There is. It’s called marketing. For years, marketing has been treated contemptuously as a cost rather than an investment in business. Companies that have splashed the cash and media titles that have ridden the wave have up till now convinced most businesses not to market. Sales Directors have been revered whilst Marketing Directors have been reviled.

But there has been a sea change. Marketing is getting a better name. Sure, there is still an element of spin and seduction involved. But to be seduced, a prospect needs to play along. They need to be interested. They need to have a problem or a headache that needs to be solved. They looking to be engaged with rather than being sold to.

What does this tell us? If you are solving problems, treating headaches and fulfilling needs, 39 million UK users are telling you that the Internet is the place to be.  So, are you here?

Image credit Surfing Computers

Ten steps to making Linkedin work for you

If you’re only using Linkedin as a platform for solely posting your CV, you’re missing out on its power to develop your personal brand and that of your business and its expertise. For free.

The real benefits of Linkedin come when you join in, when you engage and offer opinion and recommendation. If like me, you believe in karma, you’ll believe that good things happen to those who do good things. Clean up your profile in line with the tips below and allow yourself fifteen minutes a day to check in and keep it ticking over.

1. Profile name / account set up – Sounds obvious but secure your name or the ‘easiest to remember’ version of it. (Whilst you are at, do the same on Twitter, YouTube, Flickr, Facebook, SlideShare and any other content site you might prepare to use in the future).

2. Profile content – Structure your content as follows:

Picture – Seems obvious, but people like to see a face, rather than a blank square or a company logo. Use a head shot, so there is some detail. Avoid glasses and hats and smile – this makes you more approachable. Avoid boring corporate styles.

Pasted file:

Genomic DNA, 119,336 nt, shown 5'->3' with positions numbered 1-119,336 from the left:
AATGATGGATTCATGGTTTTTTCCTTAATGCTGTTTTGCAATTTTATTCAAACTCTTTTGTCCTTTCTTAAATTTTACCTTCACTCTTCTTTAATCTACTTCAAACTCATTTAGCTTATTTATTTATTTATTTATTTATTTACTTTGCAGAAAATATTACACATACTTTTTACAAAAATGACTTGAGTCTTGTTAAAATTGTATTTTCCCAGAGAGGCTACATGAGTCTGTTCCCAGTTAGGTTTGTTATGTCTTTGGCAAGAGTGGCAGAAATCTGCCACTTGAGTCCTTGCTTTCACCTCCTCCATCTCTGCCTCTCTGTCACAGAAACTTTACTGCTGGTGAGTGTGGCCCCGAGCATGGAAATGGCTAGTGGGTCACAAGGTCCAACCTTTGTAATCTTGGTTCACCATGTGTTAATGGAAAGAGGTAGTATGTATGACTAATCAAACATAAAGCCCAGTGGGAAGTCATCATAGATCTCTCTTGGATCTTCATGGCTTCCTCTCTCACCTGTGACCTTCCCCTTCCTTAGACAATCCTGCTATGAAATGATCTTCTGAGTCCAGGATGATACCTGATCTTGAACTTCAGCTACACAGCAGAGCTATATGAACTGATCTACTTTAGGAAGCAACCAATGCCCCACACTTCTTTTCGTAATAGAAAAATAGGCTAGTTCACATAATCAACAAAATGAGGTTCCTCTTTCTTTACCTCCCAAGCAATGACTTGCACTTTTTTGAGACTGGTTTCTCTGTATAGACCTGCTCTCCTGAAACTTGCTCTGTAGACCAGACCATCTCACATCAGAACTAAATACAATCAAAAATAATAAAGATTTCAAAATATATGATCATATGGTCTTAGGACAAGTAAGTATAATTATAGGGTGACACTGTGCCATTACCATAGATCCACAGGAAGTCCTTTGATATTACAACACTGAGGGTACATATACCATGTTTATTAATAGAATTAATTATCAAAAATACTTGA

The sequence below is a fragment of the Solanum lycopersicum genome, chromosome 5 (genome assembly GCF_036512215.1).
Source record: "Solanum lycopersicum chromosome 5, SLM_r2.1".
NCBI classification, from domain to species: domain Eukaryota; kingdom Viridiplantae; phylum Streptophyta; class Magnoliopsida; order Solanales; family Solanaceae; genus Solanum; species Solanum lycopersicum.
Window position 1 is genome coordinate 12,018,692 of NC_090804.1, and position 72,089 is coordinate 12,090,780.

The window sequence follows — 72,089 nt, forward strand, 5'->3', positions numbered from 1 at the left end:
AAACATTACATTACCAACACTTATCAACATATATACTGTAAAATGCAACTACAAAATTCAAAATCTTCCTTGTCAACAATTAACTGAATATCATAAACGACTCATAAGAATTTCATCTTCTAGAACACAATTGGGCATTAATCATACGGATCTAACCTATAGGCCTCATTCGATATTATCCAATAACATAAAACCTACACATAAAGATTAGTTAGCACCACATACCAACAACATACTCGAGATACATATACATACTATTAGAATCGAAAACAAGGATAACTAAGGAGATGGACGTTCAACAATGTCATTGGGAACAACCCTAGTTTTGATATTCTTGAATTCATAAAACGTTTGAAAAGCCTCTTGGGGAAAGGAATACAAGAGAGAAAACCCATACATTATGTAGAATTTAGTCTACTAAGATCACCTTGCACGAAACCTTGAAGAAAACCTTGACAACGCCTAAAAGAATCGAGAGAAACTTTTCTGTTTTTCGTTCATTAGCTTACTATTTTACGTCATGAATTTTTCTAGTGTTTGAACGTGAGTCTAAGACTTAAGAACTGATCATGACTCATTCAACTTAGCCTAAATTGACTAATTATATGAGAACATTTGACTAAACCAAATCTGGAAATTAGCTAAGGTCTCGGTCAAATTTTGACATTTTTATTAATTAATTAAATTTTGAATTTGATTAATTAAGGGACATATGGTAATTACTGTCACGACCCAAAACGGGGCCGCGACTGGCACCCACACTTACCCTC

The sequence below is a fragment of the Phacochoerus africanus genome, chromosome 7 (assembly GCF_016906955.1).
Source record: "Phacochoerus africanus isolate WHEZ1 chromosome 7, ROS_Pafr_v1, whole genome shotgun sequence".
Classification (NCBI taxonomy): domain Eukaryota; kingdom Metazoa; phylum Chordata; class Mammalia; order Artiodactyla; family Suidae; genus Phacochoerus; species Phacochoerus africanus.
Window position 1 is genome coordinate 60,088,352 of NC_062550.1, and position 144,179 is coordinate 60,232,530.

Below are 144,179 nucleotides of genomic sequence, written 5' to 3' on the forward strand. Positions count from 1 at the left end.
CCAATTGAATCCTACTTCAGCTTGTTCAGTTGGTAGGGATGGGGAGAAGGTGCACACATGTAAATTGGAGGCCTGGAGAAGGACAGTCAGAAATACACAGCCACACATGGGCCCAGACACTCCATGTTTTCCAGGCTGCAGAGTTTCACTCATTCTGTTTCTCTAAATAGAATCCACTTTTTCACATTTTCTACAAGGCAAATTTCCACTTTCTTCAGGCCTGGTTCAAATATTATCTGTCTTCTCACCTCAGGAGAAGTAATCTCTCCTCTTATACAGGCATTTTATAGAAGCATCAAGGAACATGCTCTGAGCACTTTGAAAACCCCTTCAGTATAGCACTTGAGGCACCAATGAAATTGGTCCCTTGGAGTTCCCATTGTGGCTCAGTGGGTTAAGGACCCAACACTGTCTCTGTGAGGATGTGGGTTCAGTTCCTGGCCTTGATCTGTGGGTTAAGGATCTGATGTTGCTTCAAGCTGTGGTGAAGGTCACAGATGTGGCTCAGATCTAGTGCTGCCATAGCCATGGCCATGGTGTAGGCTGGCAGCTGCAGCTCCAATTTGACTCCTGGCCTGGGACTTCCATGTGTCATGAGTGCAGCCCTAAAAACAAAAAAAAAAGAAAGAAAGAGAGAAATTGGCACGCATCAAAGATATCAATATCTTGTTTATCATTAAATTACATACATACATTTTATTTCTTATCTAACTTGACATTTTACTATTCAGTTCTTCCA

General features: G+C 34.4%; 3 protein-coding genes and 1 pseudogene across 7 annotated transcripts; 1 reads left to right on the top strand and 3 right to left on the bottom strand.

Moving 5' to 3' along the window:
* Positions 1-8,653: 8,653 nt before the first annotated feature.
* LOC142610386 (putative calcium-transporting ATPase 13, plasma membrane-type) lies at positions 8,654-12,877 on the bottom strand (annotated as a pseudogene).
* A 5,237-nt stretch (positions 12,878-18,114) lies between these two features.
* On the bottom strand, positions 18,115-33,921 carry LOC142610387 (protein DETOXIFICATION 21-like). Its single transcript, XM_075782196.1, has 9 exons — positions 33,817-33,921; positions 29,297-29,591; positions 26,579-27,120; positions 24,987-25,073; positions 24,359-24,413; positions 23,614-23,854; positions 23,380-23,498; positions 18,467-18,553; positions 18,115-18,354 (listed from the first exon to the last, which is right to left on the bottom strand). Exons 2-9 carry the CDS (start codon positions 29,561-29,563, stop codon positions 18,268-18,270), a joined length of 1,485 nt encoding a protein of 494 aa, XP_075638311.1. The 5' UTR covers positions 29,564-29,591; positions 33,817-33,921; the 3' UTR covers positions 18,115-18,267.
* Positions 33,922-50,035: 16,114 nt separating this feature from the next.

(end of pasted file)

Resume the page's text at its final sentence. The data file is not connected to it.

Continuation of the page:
Title/Description – Keywords are short and punchy. Make it about what you are and/or what you do and the value you add.

Career highlights – Add a few lines about each of your career positions, the companies you’ve worked for, your role, responsibilities and achievements. Keep them light but high impact. This means focusing on your impact on sales, brand launches, new initiatives, or improvements in quality, process, training or operations if you are not in a commercial role.

Links – Set up, and channel a Twitter account (more below). Link to your company website or your blog (if you don’t have one, set one up on a topic you are passionate about).

Personal information – Like a CV, add a little personality to your profile by displaying some sports or leisure interests. Remember people ultimately buy people.

3. Contacts – Once your profile is set, look up key people you’ve worked with at the companies you’ve listed. You should already start receiving connection recommendations in the top right of your profile page when you sign in. Linkedin generally recommends that you link only with people you know through specific parameters. I’d guard against spamming people in groups (see below) or prospective clients you would like to work with. Just because you can, doesn’t mean you should!

A note on LIONs: Linkedin Open Networkers. These are the guys who think quantity supercedes quality. Personally I don’t. My view is that you are far better having close relationships with 100 people you know than 1,000 people you don’t. Linkedin has been flooded with recruitment specialists connecting with anyone and everyone. Though in theory, your status updates may reach a wider audience by appearing in a LIONs feed, I counsel against connecting with too many of them because they are not fundamentally into developing deep relationships.

4. Status – As the name suggests, update this at least daily as this information appears in the feeds of all your contacts and in email digests. Use it to position yourself in their minds. (What have been working on? Who for? Link to a new blog post).

5. Testimonials – Opinion is divided as to the validity of testimonials, but I think if you consider Linkedin as your professional shop window, you want to dress it up as credibly as possible. Ask a select few previous and current managers, and a few line reports (especially those who were managed to bigger and better things) to recommend your approach, style, creativity, organisation and all round management skills. The only harm is in having everyone and his dog recommending you. They need to come from credible sources.